Waldron tells another story of a mermaid, in the words of a native fisherman, whom he happened to meet at Port Iron. " During the time that Oliver Cromwell usurped the government of England, few ships resorted to this Island, which gave the mermen and mermaids frequent opportunities of visiting the shore, where, on moonlight nights they have been seen combing their hair; but as soon as they saw any one coming near them, they jumped into the water and were soon out of sight. Some people who lived near the shore spread nets and watched at a convenient distance for their approach, but only one was taken, which proved to be a female. Nothing, continued my author, could be more lovely; above the waist it resembled a fine young woman, but below that, all was fish with fins, and a spreading tail. She was carried to a house and used very tenderly; but, although they set before her the best of provisions, she could not be prevailed on to eat or drink, neither could they get a word from her, although they knew these creatures had the gift of speech. They kept her three days, but perceiving that she began to look very ill by fasting so long, and fearing some calamity would befall the Island if they kept her till she died, they opened the door, on perceiving which she raised herself on her tail from the place where she was lying, and glided with incredible swiftness to the sea side. Her keeper followed at a distance, and saw her plunge into the water, where she was met by a great number of her own species, one of whom asked her what. she had observed among the people on the earth ?—

Nothing, answered she, but they are so ignorant as to throw away the very water they have boiled their eggs in.", 4

The tarroo-ushtey or water-bull, it appears, was formerly a regular visitant of the Isle of Man. Waldron says, " A neighbour of mine who kept cattle, had his fields very much infested with this animal, by which he had lost several cows; he therefore placed a man continually to watch, who bringing him word one day that a strange bull was among the cows, he doubted not but it was the waterbull, and having called a good number of lusty men to his assistance, who were all armed with great poles, pitchforks, and other weapons proper to defend themselves and he the death of this dangerous enemy; they went to the place where they were told he was, and run altogether at him, but he was too nimble for their pursuit, and after tiring them over mountains and rocks and a great space of stony ground, he took a river and avoided any further chase, by diving down into it, though every now and then he would show his head above water, as if to mock their skill."5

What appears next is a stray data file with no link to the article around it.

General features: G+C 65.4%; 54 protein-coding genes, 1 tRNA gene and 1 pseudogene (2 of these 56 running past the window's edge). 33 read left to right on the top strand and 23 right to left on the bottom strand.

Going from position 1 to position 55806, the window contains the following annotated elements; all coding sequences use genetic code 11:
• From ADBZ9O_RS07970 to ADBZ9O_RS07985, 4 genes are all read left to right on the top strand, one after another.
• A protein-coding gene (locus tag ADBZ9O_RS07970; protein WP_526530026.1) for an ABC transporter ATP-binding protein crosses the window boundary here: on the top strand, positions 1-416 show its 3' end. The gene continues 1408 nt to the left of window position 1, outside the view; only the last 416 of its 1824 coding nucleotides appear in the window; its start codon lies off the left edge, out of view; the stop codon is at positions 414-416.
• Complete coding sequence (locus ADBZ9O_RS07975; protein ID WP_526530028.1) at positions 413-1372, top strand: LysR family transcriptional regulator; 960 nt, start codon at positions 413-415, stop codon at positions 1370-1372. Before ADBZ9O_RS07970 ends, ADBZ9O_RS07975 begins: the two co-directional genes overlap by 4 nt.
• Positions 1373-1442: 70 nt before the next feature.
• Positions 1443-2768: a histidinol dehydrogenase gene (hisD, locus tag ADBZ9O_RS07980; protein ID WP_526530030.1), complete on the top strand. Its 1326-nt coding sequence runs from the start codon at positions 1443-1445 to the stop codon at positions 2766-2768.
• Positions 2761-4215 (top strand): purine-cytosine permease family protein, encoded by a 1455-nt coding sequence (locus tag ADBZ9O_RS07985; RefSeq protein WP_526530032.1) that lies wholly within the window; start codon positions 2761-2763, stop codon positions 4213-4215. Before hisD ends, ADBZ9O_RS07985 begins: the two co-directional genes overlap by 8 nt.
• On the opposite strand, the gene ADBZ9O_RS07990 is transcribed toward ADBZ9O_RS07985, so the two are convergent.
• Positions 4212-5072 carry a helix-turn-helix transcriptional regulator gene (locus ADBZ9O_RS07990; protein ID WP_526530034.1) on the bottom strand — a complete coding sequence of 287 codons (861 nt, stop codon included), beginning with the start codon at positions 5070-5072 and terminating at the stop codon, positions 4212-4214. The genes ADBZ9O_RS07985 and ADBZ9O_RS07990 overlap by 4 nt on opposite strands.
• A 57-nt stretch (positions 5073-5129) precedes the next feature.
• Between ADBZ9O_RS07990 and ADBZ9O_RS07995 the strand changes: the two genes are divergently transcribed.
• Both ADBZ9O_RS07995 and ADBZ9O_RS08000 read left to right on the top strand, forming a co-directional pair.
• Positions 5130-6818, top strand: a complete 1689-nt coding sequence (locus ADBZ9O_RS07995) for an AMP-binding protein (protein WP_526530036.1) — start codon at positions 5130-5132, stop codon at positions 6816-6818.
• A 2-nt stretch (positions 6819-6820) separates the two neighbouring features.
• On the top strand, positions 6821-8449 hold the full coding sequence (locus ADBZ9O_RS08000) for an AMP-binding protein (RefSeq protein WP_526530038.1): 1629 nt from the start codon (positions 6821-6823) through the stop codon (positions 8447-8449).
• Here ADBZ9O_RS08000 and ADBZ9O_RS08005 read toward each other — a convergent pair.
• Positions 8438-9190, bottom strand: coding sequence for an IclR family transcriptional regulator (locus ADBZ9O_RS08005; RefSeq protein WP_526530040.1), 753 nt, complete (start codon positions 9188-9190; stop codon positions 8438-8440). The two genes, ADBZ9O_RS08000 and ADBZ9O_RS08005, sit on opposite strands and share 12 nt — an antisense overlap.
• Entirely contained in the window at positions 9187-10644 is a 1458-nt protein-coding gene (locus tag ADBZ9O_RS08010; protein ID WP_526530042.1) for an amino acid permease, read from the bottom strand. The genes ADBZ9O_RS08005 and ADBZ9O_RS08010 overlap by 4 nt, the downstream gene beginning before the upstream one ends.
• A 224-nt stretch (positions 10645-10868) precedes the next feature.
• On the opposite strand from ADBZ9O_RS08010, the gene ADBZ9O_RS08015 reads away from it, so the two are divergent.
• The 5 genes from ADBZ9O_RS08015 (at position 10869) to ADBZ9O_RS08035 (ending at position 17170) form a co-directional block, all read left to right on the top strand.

The belief in this imaginary animal is not yet become extinct. Only a few years ago, the farmer of Slieu Mayll in the parish of Onchan, was on a Sunday evening returning home from a place of worship, when at the garee of Slegaby a wild looking animal, with large eyes sparkling like fire, crossed the road before him and went flapping away. This he knew to be a tarroo-ushtey, for his father had seen one at nearly the same place, over the back of this animal he broke his walking stick, so lazy was it to get out of his way. This man's brother had also seen a tarroo-ushtey, at Lhanjaghyn, in the same neighbourhood. When proceeding to the fold very early one morning in the month of June, to let the cattle out to feed before the heat of the day came on, he saw a waterbull standing outside the fold, when the bull that was within with the cattle perceived him, he instantly broke through the fence and ran at him, roaring and tearing up the ground with his feet, but the tarroo-ushtey scampered away seeming quite unconcerned, and leaping over an adjoining precipice, plunged into deep water, and after swimming about a little, evidently amusing himself, he gave a loud bellow and disappeared.6

The glashtin is a water-horse, that formerly, like the tarroo-ushtey, left his native element to associate with land animals of the same class, and might frequently be seen playing gambols in the mountains among the native ponies, to whom the glashtin is said at one time to have been warmly attached, but since the breed of the native horses has been crossed with those of other countries, he has wholly deserted them.7